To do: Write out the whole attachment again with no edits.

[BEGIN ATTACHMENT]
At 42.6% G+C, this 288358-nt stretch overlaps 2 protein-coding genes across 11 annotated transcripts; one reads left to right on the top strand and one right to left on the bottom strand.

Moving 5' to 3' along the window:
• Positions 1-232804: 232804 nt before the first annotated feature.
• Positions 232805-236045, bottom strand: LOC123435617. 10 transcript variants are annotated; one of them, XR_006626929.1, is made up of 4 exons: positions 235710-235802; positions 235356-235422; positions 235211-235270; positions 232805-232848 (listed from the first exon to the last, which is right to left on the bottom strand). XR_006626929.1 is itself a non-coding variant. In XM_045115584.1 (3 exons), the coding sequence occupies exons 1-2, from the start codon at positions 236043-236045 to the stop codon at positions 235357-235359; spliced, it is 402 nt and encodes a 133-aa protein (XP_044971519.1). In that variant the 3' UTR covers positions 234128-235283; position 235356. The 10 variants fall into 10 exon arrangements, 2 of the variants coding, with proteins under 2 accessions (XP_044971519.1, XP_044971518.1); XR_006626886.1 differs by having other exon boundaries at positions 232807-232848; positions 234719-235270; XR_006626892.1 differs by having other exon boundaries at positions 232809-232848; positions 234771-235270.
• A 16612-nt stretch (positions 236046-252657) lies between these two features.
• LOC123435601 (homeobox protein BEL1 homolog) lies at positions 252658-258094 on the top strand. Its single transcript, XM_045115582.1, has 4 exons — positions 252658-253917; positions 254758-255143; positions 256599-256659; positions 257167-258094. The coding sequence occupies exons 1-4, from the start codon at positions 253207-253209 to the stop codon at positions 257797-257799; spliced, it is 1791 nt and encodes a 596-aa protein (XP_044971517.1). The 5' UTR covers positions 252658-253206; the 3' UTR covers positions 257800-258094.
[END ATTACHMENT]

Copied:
At 42.6% G+C, this 288358-nt stretch overlaps 2 protein-coding genes across 11 annotated transcripts; one reads left to right on the top strand and one right to left on the bottom strand.

Moving 5' to 3' along the window:
• Positions 1-232804: 232804 nt before the first annotated feature.
• Positions 232805-236045, bottom strand: LOC123435617. 10 transcript variants are annotated; one of them, XR_006626929.1, is made up of 4 exons: positions 235710-235802; positions 235356-235422; positions 235211-235270; positions 232805-232848 (listed from the first exon to the last, which is right to left on the bottom strand). XR_006626929.1 is itself a non-coding variant. In XM_045115584.1 (3 exons), the coding sequence occupies exons 1-2, from the start codon at positions 236043-236045 to the stop codon at positions 235357-235359; spliced, it is 402 nt and encodes a 133-aa protein (XP_044971519.1). In that variant the 3' UTR covers positions 234128-235283; position 235356. The 10 variants fall into 10 exon arrangements, 2 of the variants coding, with proteins under 2 accessions (XP_044971519.1, XP_044971518.1); XR_006626886.1 differs by having other exon boundaries at positions 232807-232848; positions 234719-235270; XR_006626892.1 differs by having other exon boundaries at positions 232809-232848; positions 234771-235270.
• A 16612-nt stretch (positions 236046-252657) lies between these two features.
• LOC123435601 (homeobox protein BEL1 homolog) lies at positions 252658-258094 on the top strand. Its single transcript, XM_045115582.1, has 4 exons — positions 252658-253917; positions 254758-255143; positions 256599-256659; positions 257167-258094. The coding sequence occupies exons 1-4, from the start codon at positions 253207-253209 to the stop codon at positions 257797-257799; spliced, it is 1791 nt and encodes a 596-aa protein (XP_044971517.1). The 5' UTR covers positions 252658-253206; the 3' UTR covers positions 257800-258094.